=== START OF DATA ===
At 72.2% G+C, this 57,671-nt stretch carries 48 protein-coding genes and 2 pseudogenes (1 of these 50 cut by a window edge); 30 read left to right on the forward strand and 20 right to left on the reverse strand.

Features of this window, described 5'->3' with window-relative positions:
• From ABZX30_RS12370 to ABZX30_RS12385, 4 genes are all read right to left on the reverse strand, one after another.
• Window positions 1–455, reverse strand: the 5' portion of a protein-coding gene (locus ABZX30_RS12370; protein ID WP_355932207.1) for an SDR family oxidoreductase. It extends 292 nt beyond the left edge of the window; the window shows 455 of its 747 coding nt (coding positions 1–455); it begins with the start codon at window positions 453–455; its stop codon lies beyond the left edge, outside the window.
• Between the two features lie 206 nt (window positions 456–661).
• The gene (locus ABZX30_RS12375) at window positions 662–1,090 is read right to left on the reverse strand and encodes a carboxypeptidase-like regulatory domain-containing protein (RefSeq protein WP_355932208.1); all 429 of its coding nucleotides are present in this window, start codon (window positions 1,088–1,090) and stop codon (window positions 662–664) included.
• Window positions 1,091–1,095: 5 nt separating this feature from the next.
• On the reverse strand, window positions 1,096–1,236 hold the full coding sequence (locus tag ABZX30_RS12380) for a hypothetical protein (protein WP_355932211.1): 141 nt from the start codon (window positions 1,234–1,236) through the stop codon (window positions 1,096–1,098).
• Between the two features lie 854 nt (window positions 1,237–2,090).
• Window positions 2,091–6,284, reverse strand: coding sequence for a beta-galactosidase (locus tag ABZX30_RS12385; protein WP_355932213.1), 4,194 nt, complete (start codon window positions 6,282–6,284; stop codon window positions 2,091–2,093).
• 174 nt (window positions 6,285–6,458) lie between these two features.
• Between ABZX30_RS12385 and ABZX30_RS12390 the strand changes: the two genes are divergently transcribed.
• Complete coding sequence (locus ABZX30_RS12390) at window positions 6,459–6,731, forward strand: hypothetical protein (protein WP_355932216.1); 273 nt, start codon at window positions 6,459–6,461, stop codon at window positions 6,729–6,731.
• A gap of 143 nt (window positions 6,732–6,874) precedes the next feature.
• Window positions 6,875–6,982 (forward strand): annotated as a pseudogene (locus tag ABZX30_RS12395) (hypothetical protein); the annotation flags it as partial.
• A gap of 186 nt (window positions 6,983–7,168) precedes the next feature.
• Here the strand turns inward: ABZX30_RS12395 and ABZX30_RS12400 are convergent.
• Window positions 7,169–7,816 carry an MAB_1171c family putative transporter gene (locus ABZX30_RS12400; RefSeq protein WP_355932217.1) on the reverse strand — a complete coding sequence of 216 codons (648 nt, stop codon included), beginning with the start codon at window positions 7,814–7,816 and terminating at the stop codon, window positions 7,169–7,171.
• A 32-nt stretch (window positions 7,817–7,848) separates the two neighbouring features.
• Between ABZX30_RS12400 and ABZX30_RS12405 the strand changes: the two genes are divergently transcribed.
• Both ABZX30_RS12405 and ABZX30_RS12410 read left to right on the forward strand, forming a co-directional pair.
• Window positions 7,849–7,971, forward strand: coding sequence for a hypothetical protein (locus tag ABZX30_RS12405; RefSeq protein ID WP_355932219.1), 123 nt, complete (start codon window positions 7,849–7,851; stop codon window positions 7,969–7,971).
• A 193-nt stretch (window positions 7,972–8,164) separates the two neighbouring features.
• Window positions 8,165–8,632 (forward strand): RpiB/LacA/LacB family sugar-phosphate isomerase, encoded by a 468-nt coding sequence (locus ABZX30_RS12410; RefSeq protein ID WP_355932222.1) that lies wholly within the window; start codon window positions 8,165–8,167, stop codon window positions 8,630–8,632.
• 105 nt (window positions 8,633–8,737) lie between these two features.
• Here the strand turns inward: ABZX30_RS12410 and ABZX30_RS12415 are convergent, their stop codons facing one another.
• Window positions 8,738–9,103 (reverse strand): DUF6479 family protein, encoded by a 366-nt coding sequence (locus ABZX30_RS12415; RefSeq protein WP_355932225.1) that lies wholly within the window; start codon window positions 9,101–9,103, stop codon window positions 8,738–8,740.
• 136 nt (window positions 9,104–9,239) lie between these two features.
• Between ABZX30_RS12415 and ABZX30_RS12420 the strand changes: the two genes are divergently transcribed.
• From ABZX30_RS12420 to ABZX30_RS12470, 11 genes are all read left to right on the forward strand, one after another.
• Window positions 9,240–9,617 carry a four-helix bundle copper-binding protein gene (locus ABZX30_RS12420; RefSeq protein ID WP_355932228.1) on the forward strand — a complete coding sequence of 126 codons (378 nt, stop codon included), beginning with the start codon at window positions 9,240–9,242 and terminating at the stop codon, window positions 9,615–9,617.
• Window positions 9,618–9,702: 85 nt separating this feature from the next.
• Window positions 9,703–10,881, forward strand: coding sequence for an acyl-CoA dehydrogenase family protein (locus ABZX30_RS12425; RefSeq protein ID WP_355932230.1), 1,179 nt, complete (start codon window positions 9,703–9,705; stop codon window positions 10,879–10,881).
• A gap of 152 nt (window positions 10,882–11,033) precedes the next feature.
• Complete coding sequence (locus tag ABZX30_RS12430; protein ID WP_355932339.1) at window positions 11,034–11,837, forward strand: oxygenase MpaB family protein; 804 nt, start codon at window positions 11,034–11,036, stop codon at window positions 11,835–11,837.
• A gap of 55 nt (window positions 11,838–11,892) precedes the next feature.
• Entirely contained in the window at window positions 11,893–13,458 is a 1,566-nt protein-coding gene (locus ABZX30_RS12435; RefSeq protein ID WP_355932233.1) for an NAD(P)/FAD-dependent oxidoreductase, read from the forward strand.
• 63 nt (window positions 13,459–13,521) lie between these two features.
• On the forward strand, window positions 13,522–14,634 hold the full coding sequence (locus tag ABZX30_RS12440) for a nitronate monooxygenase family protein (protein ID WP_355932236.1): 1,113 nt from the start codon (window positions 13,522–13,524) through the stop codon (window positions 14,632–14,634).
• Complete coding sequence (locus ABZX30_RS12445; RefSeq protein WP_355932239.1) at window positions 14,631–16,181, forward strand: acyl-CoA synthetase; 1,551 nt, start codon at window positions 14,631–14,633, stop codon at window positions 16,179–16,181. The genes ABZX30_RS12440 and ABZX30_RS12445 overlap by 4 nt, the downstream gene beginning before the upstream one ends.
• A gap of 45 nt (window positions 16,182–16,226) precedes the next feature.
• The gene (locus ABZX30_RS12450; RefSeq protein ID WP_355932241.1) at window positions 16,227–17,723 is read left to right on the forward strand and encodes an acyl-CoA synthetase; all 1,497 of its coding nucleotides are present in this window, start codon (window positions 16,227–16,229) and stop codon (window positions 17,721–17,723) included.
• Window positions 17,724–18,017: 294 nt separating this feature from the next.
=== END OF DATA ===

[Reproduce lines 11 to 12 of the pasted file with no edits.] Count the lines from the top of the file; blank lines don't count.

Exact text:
• 174 nt (window positions 6,285–6,458) lie between these two features.
• Between ABZX30_RS12385 and ABZX30_RS12390 the strand changes: the two genes are divergently transcribed.